Meningiomas account for approximately one-third of primary central nervous system tumors (table 1 and figure 1). Most meningiomas are benign (WHO grade I), although up to one-third of such tumors are classified as atypical (World Health Organization [WHO] grade II) or malignant (WHO grade III). (See "Meningioma: Epidemiology, risk factors, and pathology", section on 'Pathology'.)
The management of patients with meningioma requires a balance between definitive treatment of the tumor and avoidance of neurologic damage from the treatment. Patient-specific factors (eg, presence or absence of symptoms, age, comorbidity), the location of the meningioma in relation to critical brain structures and regions, and the histopathologic characteristics (WHO grade) of the meningioma all are important factors in determining the optimal treatment.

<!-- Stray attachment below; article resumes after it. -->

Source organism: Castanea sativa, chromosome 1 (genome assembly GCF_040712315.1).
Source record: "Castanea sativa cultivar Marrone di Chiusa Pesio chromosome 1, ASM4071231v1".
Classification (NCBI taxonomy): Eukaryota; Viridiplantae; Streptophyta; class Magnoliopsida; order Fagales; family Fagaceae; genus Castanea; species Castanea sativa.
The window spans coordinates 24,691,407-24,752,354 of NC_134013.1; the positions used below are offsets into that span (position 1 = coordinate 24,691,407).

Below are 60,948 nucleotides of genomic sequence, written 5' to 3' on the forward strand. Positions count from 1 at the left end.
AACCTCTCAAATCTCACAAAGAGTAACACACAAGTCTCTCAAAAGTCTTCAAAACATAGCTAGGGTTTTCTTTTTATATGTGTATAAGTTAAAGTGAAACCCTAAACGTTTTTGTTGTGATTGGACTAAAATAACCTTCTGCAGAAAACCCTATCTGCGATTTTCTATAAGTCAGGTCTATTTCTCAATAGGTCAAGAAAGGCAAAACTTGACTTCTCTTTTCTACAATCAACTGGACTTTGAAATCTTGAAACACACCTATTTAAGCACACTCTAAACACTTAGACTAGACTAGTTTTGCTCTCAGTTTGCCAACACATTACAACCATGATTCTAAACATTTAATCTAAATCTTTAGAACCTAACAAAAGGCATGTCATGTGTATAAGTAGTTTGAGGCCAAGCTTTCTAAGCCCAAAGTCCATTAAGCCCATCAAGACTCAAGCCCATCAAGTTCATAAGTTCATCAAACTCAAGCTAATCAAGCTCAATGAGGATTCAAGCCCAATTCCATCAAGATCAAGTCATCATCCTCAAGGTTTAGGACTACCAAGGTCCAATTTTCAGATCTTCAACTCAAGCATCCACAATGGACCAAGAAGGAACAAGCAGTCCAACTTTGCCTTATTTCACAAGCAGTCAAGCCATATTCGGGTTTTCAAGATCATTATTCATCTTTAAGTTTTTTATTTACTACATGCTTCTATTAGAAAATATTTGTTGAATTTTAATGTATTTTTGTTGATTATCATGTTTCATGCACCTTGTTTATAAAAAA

WHO grade II and grade III meningiomas will be reviewed here. Other topics on meningioma include:
Meningiomas are classified according to the World Health Organization (WHO) schema, which is based upon strict morphologic criteria . The current version of the WHO classification system was promulgated in 2007. This system divides meningiomas into three groups, based upon morphologic criteria, and has been shown to correlate with prognosis and thus has important implications for patient management (table 2).